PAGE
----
So I am trying like heck to be better about this. Before every time I lift (and most times before I do a conditioning session), I go through a pretty darn thorough mobility circuit that I had custom-built for me by Eric Cressey at Cressey Performance outside of Boston. If it’s good enough for a bunch of professional athletes, then it’s darn sure good enough for me. I spent a few hours with Eric several weeks back to get myself all sorted out and for a custom plan to use going forward. Since then, I have truly begun to feel a heck of a lot better and move better as well. I’m not all the way where I would like to be, but it’s getting better. With hips tighter than a snare drum (see the sitting most of the day reference above), it’s not going to happen overnight.
In other words… don’t be that guy or gal who thinks this is just a nice-to-have. It’s a must-have.
I keep my conditioning pretty simplistic. It involves one of 3 things: playing a sport (soccer or basketball), pushing my Prowler or doing hill sprints. That’s pretty much it. What’s great about all of these activities is that I don’t need to carefully craft some kind of program for them – I just do them 3 or 4 times per week and try not to kill myself in the process. When I first got my Prowler, I quickly realized what I had read before was true – just go out, push it and you will just know when you are done. Sure enough, it’s 100% true. If you put a lot of weight on it or use very short rest periods, you will be done sooner.
And since this video still makes me chuckle, I present my pain for your enjoyment:
Ahh… the good ol’ days when I was still new to the pain and agony of the Prowler. Now it’s just a welcome friend… well, if you have friends who consistently make you drop to your knees, stare at the sky and wonder what would possess you to willingly go through something so awful. But maybe I just have odd friends.
So what exactly am I training for? Fair question, no doubt. It seems to be morphing over time. In short, I want to be able to get out, play sports, be athletic and be strong on any given day. That’s the more general, over-arching goal. There are other goals too: squat 550 lbs (I hit 500 lbs a few months ago), deadlift 500 lbs and bench press 315 lbs. Those are the more clear-cut tangible ones I am aiming for.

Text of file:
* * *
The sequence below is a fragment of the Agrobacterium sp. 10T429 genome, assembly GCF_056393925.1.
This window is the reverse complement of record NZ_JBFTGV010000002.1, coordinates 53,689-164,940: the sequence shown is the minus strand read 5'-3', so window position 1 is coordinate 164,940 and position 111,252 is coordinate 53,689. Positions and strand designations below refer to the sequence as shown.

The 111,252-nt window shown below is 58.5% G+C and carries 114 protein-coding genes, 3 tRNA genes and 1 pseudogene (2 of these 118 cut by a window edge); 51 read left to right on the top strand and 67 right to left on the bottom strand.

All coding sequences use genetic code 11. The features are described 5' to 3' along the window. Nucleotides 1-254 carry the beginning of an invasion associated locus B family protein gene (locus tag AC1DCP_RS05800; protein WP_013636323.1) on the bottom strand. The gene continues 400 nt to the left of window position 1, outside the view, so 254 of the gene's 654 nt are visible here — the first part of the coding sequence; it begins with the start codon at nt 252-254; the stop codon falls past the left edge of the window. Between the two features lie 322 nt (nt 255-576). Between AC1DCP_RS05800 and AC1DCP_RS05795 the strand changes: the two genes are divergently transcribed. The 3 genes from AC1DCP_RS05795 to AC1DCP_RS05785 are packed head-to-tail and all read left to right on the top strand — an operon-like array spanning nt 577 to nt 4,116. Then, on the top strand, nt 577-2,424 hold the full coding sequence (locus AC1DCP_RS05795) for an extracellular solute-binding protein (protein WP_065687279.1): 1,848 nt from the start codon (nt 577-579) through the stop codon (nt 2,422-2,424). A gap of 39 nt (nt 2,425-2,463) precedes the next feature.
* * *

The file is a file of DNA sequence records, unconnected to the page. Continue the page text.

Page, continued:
Anyway, I hope this post was at least semi-interesting to some of my readers out there. I thought about including a bit on diet, but this already feels like it is running long.
This is a huge part of what makes me who I am. The good. The bad. The completely ludicrous. I am proud of it all.
A favorite topic of discussion at my previous job was the topic of “all things awesome.” It always made for spirited debate in that neverending discussion throughout human history of what is awesome and what is just simply completely NOT awesome. It could almost stand to be its own branch of philosophical study: awesomeology. What always make the debate such fun is that there really is no way to create a precise, objective and well-defined explanation of what is truly is. There is no perfect formula for awesomeness… but if there were, that would clearly be awesome in its own right. Awesomeness is something you just see and know, in your heart of hearts, that it is something awesome.